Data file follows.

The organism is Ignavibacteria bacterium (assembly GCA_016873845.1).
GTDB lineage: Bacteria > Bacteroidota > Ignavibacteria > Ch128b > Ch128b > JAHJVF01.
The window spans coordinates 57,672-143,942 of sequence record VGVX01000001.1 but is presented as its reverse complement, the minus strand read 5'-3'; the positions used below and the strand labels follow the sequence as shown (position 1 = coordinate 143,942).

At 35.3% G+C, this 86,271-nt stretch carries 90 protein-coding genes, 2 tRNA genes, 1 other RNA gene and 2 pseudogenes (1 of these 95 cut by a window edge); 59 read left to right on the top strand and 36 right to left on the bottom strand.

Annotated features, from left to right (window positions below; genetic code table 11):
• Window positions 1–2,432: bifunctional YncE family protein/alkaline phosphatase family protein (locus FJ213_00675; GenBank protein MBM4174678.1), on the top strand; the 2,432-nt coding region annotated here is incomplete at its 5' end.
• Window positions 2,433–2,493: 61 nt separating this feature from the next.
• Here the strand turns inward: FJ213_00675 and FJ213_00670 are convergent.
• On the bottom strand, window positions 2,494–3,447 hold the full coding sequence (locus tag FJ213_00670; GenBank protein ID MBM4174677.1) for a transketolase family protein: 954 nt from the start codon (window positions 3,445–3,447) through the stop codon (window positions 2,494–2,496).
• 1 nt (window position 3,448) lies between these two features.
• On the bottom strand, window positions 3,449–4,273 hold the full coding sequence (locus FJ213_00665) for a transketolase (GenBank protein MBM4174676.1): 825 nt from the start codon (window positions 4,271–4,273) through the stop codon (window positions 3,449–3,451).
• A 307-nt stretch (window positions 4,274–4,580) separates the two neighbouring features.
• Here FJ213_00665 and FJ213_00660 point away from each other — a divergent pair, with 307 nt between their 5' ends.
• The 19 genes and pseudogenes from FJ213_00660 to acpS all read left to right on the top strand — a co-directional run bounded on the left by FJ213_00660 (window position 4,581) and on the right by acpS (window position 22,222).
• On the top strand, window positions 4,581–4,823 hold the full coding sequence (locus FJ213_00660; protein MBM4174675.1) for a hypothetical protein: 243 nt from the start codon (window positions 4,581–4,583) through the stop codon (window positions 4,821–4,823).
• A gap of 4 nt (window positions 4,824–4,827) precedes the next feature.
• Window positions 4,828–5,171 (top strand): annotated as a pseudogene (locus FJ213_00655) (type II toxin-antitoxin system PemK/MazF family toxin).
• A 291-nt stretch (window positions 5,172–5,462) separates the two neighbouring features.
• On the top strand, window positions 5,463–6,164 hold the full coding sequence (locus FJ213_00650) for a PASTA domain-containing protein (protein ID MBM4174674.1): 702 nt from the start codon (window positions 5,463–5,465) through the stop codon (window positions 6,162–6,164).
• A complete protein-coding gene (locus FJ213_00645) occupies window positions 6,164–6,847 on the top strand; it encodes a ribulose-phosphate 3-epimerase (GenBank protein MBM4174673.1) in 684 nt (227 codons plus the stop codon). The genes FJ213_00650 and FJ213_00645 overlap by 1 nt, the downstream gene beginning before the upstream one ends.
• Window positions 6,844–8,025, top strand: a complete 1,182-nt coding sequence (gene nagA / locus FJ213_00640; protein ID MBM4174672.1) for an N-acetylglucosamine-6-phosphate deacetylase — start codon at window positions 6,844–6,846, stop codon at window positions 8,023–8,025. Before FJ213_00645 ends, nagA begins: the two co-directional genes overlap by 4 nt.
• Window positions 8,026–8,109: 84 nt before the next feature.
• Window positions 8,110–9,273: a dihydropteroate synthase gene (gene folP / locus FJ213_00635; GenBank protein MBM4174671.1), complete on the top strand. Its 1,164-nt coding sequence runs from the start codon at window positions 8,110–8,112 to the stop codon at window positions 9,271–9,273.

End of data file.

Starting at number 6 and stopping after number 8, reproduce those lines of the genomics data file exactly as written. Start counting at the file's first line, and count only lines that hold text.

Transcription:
• Window positions 1–2,432: bifunctional YncE family protein/alkaline phosphatase family protein (locus FJ213_00675; GenBank protein MBM4174678.1), on the top strand; the 2,432-nt coding region annotated here is incomplete at its 5' end.
• Window positions 2,433–2,493: 61 nt separating this feature from the next.
• Here the strand turns inward: FJ213_00675 and FJ213_00670 are convergent.